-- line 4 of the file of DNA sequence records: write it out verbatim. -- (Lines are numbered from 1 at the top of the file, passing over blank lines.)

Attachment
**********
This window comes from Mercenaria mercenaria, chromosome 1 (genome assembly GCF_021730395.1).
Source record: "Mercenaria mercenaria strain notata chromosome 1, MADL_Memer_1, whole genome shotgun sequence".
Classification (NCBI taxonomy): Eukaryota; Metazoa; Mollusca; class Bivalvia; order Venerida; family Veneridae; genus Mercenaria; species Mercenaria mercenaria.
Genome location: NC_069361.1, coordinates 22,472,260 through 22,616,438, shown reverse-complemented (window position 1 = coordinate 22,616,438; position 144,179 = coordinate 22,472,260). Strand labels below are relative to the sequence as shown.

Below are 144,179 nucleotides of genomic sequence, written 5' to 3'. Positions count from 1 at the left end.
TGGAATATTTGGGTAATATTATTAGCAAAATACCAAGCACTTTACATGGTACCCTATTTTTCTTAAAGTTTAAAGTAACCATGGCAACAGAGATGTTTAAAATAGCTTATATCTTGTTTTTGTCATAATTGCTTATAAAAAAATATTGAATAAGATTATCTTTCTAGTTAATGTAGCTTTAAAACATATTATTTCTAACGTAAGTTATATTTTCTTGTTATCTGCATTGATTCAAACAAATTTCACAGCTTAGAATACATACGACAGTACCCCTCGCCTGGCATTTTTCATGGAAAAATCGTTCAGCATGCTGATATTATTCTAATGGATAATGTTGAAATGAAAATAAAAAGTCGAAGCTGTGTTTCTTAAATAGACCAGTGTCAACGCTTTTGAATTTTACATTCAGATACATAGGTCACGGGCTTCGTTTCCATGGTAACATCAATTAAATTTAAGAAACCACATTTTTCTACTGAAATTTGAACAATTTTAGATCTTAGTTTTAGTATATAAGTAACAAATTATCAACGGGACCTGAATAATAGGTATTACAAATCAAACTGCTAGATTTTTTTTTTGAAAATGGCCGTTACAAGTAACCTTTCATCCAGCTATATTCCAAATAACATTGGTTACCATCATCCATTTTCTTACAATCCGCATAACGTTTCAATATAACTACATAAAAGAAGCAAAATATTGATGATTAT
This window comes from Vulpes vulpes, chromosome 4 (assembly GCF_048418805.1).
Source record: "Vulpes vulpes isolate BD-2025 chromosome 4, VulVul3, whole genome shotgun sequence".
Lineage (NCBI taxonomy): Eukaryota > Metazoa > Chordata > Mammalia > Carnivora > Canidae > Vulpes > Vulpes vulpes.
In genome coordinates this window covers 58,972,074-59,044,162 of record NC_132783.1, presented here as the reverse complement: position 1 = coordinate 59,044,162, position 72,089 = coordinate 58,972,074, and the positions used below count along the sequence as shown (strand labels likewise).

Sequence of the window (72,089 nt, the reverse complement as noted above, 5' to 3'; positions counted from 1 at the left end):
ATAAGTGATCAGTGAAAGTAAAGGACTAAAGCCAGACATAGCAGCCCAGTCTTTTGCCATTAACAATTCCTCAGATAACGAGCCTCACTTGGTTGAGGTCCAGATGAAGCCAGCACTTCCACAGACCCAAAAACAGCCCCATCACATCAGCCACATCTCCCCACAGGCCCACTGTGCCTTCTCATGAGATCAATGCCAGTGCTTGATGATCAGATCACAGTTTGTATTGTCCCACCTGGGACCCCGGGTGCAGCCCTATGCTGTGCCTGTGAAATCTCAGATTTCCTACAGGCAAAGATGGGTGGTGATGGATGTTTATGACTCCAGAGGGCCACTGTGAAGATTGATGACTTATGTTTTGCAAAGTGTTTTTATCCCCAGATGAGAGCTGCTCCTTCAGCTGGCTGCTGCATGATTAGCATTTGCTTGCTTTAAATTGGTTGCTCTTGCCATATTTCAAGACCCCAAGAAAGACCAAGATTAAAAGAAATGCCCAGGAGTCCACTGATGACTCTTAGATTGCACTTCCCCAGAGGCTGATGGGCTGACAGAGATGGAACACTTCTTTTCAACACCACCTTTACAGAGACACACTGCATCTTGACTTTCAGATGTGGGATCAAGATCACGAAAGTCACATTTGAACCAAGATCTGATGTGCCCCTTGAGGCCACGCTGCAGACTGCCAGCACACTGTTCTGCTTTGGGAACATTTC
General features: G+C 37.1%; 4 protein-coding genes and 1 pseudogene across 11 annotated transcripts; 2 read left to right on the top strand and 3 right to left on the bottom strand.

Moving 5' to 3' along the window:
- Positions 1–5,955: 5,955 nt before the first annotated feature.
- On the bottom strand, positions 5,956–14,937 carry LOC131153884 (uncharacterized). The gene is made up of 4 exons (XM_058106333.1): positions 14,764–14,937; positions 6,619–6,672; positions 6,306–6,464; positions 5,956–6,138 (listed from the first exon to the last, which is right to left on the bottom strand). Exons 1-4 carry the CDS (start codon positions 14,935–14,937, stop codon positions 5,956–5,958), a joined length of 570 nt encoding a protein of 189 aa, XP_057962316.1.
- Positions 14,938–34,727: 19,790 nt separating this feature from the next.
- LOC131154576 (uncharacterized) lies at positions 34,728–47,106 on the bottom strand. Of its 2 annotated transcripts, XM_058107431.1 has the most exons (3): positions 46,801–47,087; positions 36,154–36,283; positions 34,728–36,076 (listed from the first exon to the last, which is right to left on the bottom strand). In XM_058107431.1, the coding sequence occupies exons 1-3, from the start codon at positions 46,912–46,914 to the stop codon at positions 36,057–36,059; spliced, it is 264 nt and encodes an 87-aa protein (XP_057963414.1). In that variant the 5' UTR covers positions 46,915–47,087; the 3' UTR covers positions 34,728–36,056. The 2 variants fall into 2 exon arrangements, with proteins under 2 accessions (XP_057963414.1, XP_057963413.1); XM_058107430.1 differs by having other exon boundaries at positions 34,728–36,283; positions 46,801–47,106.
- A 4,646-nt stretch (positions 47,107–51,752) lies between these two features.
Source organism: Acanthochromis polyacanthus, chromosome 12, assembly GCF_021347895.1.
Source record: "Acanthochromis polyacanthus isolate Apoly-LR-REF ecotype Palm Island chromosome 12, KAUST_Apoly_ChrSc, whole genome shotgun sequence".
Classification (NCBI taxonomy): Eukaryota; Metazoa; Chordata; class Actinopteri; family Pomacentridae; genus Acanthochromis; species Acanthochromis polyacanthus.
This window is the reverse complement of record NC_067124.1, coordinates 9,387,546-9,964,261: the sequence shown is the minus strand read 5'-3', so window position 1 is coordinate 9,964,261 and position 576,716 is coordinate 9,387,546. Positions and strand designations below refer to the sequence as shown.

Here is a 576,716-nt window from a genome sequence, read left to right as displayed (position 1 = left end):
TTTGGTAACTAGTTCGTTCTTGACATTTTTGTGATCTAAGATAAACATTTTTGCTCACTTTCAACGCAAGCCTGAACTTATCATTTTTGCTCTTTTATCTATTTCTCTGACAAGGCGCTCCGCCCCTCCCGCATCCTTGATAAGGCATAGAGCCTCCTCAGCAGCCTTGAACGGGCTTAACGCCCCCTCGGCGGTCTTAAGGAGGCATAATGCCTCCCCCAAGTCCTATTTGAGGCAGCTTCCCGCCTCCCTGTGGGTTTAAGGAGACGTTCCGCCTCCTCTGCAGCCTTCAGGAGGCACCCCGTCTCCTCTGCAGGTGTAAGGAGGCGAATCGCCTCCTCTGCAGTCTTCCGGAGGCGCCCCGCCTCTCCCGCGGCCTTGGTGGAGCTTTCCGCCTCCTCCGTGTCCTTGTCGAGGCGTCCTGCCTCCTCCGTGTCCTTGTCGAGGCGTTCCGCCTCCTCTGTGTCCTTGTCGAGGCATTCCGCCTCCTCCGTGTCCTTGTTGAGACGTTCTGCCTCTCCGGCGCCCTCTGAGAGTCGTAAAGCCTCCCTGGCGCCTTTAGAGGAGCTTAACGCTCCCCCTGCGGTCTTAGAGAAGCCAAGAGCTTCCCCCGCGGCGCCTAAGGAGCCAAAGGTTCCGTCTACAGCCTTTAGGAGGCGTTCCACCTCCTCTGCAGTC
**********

Genome location: NC_069361.1, coordinates 22,472,260 through 22,616,438, shown reverse-complemented (window position 1 = coordinate 22,616,438; position 144,179 = coordinate 22,472,260). Strand labels below are relative to the sequence as shown.